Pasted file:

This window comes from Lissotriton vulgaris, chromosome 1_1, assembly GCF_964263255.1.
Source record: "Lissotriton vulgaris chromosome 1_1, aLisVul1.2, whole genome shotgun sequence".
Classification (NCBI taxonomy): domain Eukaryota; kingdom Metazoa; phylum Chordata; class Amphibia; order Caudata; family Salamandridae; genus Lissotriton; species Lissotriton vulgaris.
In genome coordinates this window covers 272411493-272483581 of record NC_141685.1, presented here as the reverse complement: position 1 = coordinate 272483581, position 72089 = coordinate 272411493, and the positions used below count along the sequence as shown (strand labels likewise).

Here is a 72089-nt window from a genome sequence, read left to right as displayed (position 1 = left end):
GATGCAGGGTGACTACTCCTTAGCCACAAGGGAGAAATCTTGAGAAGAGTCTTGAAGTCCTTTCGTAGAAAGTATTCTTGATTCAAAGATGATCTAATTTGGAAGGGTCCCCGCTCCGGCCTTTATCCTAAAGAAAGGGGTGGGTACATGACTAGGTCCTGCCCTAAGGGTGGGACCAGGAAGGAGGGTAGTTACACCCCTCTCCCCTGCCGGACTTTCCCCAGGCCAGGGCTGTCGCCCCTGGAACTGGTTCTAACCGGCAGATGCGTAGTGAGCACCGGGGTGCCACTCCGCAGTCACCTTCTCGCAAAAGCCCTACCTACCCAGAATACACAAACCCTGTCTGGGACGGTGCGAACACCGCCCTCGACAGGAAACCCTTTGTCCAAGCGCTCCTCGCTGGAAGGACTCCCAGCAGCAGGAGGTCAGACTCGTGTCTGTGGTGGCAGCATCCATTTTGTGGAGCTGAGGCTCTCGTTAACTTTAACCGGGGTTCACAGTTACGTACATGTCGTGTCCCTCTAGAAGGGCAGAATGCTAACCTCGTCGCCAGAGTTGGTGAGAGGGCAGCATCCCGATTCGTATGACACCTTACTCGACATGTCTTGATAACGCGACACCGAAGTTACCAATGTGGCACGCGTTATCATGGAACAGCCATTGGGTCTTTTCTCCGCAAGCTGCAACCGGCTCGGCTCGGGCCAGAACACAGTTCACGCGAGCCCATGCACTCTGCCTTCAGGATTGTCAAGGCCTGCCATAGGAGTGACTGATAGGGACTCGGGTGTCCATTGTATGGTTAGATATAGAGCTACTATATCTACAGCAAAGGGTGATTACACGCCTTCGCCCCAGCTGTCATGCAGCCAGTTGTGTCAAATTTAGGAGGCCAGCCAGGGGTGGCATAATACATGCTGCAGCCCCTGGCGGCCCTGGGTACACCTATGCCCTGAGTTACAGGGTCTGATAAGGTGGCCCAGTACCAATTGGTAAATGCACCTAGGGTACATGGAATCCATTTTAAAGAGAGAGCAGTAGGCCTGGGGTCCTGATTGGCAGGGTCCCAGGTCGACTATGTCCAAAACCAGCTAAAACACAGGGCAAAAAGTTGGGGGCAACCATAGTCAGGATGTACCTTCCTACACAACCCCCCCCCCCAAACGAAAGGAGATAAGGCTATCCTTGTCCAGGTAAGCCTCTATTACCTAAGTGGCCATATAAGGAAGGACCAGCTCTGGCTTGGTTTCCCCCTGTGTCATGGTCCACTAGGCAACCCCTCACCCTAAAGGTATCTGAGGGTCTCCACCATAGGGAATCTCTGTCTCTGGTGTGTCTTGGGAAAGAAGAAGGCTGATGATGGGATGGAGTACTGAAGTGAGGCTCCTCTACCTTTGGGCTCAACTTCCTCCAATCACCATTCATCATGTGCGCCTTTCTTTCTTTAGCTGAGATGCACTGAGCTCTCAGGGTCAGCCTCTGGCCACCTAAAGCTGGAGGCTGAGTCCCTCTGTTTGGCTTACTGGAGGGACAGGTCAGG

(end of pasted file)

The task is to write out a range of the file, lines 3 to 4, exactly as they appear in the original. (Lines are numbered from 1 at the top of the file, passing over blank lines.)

Classification (NCBI taxonomy): domain Eukaryota; kingdom Metazoa; phylum Chordata; class Amphibia; order Caudata; family Salamandridae; genus Lissotriton; species Lissotriton vulgaris.
In genome coordinates this window covers 272411493-272483581 of record NC_141685.1, presented here as the reverse complement: position 1 = coordinate 272483581, position 72089 = coordinate 272411493, and the positions used below count along the sequence as shown (strand labels likewise).